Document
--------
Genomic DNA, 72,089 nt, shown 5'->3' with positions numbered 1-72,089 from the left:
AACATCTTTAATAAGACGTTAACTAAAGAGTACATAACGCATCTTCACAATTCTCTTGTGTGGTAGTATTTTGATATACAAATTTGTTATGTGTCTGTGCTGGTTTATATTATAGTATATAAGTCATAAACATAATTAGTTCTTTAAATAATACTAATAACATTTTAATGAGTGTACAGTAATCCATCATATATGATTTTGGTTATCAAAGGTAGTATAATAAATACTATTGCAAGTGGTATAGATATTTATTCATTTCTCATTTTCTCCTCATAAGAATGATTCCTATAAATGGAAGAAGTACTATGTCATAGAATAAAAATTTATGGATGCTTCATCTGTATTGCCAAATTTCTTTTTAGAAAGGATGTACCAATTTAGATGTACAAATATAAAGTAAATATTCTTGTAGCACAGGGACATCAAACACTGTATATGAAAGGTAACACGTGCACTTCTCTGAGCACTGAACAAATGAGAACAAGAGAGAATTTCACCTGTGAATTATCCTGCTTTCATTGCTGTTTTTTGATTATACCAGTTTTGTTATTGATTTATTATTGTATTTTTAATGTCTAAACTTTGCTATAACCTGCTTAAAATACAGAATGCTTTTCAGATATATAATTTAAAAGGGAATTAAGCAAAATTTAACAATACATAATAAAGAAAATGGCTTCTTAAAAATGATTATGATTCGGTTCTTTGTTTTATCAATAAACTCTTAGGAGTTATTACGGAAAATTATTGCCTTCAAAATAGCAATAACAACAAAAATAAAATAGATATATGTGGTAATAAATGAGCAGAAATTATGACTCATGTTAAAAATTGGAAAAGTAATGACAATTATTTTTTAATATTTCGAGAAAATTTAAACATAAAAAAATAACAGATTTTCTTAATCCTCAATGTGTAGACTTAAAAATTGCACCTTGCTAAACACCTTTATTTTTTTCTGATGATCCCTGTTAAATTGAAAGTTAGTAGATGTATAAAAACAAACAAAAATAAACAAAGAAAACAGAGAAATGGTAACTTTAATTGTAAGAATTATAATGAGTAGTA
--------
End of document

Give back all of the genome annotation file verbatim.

Genomic DNA, 72,089 nt, shown 5'->3' with positions numbered 1-72,089 from the left:
AACATCTTTAATAAGACGTTAACTAAAGAGTACATAACGCATCTTCACAATTCTCTTGTGTGGTAGTATTTTGATATACAAATTTGTTATGTGTCTGTGCTGGTTTATATTATAGTATATAAGTCATAAACATAATTAGTTCTTTAAATAATACTAATAACATTTTAATGAGTGTACAGTAATCCATCATATATGATTTTGGTTATCAAAGGTAGTATAATAAATACTATTGCAAGTGGTATAGATATTTATTCATTTCTCATTTTCTCCTCATAAGAATGATTCCTATAAATGGAAGAAGTACTATGTCATAGAATAAAAATTTATGGATGCTTCATCTGTATTGCCAAATTTCTTTTTAGAAAGGATGTACCAATTTAGATGTACAAATATAAAGTAAATATTCTTGTAGCACAGGGACATCAAACACTGTATATGAAAGGTAACACGTGCACTTCTCTGAGCACTGAACAAATGAGAACAAGAGAGAATTTCACCTGTGAATTATCCTGCTTTCATTGCTGTTTTTTGATTATACCAGTTTTGTTATTGATTTATTATTGTATTTTTAATGTCTAAACTTTGCTATAACCTGCTTAAAATACAGAATGCTTTTCAGATATATAATTTAAAAGGGAATTAAGCAAAATTTAACAATACATAATAAAGAAAATGGCTTCTTAAAAATGATTATGATTCGGTTCTTTGTTTTATCAATAAACTCTTAGGAGTTATTACGGAAAATTATTGCCTTCAAAATAGCAATAACAACAAAAATAAAATAGATATATGTGGTAATAAATGAGCAGAAATTATGACTCATGTTAAAAATTGGAAAAGTAATGACAATTATTTTTTAATATTTCGAGAAAATTTAAACATAAAAAAATAACAGATTTTCTTAATCCTCAATGTGTAGACTTAAAAATTGCACCTTGCTAAACACCTTTATTTTTTTCTGATGATCCCTGTTAAATTGAAAGTTAGTAGATGTATAAAAACAAACAAAAATAAACAAAGAAAACAGAGAAATGGTAACTTTAATTGTAAGAATTATAATGAGTAGTA